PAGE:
The general answer is yes, but it will depend on your individual situation. While beneficiary deeds are one tool for smaller estates, they cannot replace a comprehensive estate plan.
In 2004, the Colorado legislature approved the use and creation of “beneficiary deeds” and outlined basic requirements. This type of deed automatically transfers a property interest when the owner dies. Unlike other types of deeds, an individual must record a beneficiary deed with the County Clerk and Recorders Office before it becomes effective.
How Does The Process Work?
Here is an example that illustrates how a beneficiary deed works. Ann has owned a home for many years near the Cherry Creek mall. Her husband died several years ago and she would like to leave the home to her only daughter, Krista. Ann completes a deed naming Krista the beneficiary of the deed and records it as required. Krista will become the owner of the home when Ann dies. This happens automatically without the need for probate.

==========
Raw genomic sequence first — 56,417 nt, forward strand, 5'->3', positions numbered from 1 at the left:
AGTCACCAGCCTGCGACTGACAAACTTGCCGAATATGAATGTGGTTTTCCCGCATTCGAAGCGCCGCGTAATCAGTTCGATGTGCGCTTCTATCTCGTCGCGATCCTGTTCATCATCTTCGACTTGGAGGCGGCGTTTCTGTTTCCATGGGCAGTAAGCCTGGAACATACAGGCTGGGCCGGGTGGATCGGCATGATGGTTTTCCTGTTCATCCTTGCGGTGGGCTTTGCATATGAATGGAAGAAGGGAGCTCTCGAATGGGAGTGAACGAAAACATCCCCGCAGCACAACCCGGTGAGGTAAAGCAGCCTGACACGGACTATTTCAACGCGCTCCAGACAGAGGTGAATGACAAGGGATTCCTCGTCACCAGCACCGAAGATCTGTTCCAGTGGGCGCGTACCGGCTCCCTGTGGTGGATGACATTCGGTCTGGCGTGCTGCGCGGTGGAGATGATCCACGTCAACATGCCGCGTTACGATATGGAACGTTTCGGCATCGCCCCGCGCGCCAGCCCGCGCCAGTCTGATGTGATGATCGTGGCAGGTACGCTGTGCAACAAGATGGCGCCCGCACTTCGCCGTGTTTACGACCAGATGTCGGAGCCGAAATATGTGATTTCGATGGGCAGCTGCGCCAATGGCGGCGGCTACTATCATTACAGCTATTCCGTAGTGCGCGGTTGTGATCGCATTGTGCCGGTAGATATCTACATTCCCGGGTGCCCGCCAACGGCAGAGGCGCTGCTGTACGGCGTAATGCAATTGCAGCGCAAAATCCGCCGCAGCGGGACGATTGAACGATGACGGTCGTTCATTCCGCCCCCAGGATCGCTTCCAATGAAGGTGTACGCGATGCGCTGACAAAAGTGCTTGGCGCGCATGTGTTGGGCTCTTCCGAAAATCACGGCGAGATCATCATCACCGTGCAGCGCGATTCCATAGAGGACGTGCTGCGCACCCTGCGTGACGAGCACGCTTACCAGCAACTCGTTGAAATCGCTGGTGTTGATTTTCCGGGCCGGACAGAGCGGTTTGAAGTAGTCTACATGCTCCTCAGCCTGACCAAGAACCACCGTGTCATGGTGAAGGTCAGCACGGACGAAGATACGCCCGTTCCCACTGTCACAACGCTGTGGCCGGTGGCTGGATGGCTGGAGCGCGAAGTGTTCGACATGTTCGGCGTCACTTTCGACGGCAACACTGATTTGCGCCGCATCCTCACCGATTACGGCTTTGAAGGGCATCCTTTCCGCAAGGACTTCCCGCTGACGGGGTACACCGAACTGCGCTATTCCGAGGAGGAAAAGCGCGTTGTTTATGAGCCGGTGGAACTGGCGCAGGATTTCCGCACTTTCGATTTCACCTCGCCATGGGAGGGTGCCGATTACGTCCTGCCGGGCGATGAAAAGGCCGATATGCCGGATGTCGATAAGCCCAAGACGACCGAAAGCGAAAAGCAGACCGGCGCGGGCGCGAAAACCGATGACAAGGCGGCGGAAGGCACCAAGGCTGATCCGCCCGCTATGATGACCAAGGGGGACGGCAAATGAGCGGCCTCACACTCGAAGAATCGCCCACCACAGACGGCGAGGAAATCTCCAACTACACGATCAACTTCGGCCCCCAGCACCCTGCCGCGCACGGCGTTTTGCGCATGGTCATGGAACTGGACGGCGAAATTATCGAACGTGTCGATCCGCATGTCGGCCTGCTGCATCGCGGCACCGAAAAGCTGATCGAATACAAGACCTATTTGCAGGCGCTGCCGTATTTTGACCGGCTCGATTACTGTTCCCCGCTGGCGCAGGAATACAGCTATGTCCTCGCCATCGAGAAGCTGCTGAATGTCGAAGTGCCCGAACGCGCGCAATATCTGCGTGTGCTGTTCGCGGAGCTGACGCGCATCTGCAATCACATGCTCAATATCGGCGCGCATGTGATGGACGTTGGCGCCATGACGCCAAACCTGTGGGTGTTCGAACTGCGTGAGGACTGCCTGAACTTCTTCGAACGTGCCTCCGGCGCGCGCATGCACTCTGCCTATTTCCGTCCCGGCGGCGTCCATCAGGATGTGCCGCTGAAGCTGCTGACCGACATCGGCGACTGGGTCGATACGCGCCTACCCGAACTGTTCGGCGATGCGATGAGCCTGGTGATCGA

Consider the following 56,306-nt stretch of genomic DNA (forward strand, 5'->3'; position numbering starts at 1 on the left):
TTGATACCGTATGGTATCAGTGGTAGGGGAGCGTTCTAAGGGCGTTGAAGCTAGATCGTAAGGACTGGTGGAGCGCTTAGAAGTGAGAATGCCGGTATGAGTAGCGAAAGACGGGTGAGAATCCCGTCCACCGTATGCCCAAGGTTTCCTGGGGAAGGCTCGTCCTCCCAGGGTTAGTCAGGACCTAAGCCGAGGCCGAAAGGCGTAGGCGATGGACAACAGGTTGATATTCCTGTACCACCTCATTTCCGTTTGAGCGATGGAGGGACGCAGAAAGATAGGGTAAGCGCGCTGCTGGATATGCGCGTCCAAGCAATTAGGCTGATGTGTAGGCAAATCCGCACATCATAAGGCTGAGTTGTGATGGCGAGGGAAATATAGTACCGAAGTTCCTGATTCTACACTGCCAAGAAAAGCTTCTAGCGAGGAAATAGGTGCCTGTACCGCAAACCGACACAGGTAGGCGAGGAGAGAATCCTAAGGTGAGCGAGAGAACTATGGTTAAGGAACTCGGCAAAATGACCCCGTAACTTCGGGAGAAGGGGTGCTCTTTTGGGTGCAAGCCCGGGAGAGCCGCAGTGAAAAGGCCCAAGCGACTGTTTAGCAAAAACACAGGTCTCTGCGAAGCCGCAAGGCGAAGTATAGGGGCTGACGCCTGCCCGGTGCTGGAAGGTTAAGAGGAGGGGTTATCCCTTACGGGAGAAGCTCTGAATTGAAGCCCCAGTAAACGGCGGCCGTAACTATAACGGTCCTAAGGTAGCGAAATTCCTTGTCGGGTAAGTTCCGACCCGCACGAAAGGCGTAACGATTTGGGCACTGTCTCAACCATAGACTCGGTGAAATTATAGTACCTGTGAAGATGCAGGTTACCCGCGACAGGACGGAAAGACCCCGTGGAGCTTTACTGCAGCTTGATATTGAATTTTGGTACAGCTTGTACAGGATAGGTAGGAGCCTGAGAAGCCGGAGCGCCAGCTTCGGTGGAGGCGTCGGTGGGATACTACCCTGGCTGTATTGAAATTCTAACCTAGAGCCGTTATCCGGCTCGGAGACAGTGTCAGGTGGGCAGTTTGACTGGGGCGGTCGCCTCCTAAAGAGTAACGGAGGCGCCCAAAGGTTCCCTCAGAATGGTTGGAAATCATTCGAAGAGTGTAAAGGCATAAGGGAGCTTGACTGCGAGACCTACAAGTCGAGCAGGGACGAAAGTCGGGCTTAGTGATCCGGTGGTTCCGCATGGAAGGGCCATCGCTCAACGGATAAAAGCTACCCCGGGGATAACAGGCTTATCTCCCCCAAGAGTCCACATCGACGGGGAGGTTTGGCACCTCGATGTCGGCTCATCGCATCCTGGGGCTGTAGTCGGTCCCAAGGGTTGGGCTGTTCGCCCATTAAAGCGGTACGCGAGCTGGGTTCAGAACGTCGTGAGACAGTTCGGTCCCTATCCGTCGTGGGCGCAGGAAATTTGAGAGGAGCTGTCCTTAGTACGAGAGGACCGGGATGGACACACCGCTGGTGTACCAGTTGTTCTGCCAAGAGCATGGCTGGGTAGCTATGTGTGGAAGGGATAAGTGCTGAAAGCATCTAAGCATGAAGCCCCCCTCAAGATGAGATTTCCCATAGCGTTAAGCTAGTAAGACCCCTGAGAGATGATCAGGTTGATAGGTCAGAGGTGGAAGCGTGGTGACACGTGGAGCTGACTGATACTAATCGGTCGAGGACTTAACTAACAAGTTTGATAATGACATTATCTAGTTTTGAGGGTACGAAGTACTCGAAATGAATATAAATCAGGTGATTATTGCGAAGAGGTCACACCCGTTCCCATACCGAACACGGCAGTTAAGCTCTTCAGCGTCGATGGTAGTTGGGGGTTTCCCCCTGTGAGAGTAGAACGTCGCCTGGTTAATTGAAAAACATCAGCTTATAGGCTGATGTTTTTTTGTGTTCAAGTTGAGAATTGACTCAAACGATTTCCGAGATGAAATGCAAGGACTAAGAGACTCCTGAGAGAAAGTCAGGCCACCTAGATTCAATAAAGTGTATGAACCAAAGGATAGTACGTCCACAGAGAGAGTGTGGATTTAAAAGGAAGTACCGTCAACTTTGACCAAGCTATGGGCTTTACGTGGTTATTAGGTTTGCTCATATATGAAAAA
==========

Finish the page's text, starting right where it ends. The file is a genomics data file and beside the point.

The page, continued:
During Ann’s life, Krista does not have any right to the home. Ann can also revoke the beneficiary deed during her lifetime if it no longer serves her needs. Changing a provision in her will, however, cannot override the beneficiary deed. The deed operates much like beneficiary designations on a life insurance policy or retirement account.
A trust cannot transfer property interests with a beneficiary deed. Because transfer occurs on the death of the owner, the owner of a property must be a natural person and not an entity. This type of deed cannot transfer real property interests that are countable resources for Medicaid eligibility.
If you make a small mistake, it can result in unintended consequences. Beneficiary deeds can smooth the transfer of ownership and are useful in some circumstances. Because a home or vacation property may be one of the most valuable assets in your estate, consult an experienced estate planning attorney for individualized advice.